Enforcing GDPR in Oman


December 23, 2018

The General Data Protection Regulation (GDPR) has entered into force earlier this year, and many Omani entities, both public and private, are still questioning the extent to which they are required to comply with this European law.

The GDPR is a European Union law that regulates the way personal information of individuals may be used. The law imposes obligations on those who control personal information and those who process personal information. It also grants specific rights to the subjects of personal data, such as the right to have that personal data retrieved, corrected, or completely erased.

The GDPR is not the first European Union law that deals with data protection. The European Union issued a Data Protection Directive in 1995 which entered into force in 1998. However, the GDPR takes the obligation to implement the law to a much more serious level by stipulating penalties up to €20mn or four per cent of the worldwide annual revenue of the offender, whichever is higher. The potential magnitude of the fines has made everyone take the GDPR seriously and this made many entities in Oman to question whether they are required to comply with the GDPR and the extent to which they can be fined for violating it.

The GDPR is a piece of European legislation. It is not an international treaty, and therefore countries outside the EU cannot become members of the GDPR and domestic courts outside the EU are under no obligation to consider it when examining local cases. Accordingly, on the most basic level, the GDPR, along with all other EU legislation, is not enforceable in Oman because it is not part of our legal system and does not constitute any of our international commitments.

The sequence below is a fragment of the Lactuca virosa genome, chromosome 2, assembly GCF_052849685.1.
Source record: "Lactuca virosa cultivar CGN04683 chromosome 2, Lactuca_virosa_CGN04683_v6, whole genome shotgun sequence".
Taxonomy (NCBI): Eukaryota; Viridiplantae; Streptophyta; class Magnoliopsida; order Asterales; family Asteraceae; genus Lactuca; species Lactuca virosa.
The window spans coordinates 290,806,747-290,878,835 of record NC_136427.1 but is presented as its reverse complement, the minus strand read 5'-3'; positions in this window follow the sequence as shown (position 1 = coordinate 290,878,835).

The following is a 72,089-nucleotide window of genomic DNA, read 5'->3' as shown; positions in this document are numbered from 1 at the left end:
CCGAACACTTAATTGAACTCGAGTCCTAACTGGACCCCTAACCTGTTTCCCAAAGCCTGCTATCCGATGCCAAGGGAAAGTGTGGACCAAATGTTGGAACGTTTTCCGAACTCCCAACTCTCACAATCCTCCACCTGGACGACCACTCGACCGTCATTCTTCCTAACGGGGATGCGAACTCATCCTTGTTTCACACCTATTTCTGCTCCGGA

However, there are Omani entities that conduct business in Europe, have branches of their offices in Europe, and deal with the personal data of customers based in Europe. For these Omani companies, it would be easy for the EU to force them to comply with the GDPR. For example, Oman Air has a significant part of its business activities in the EU, has offices in multiple EU countries, and collects the personal data of customers based in Europe. If an individual in the EU complains about the misuse of their personal data by Oman Air, it would be easy for them to complain about the incident in any country in which Oman Air has a branch or an office.

For Omani entities that have no presence or direct business in the EU, it is also still possible that they are required by their European partners or suppliers to comply with the GDPR. In this case, the obligation would be based on the contractual arrangement between the Omani entity and the European partner.

The GDPR has been a great development for the protection of personal data in Europe and beyond, and even though the EU legislation might not be capable of being easily enforced outside the territory of the EU, all countries and companies should strive to protect the data of individuals in any way possible. Oman has had a draft data protection law in the works for a while now, and we really need to get this law out soon so that Omanis enjoy the minimum standard of data protection offered to citizens in all modern societies.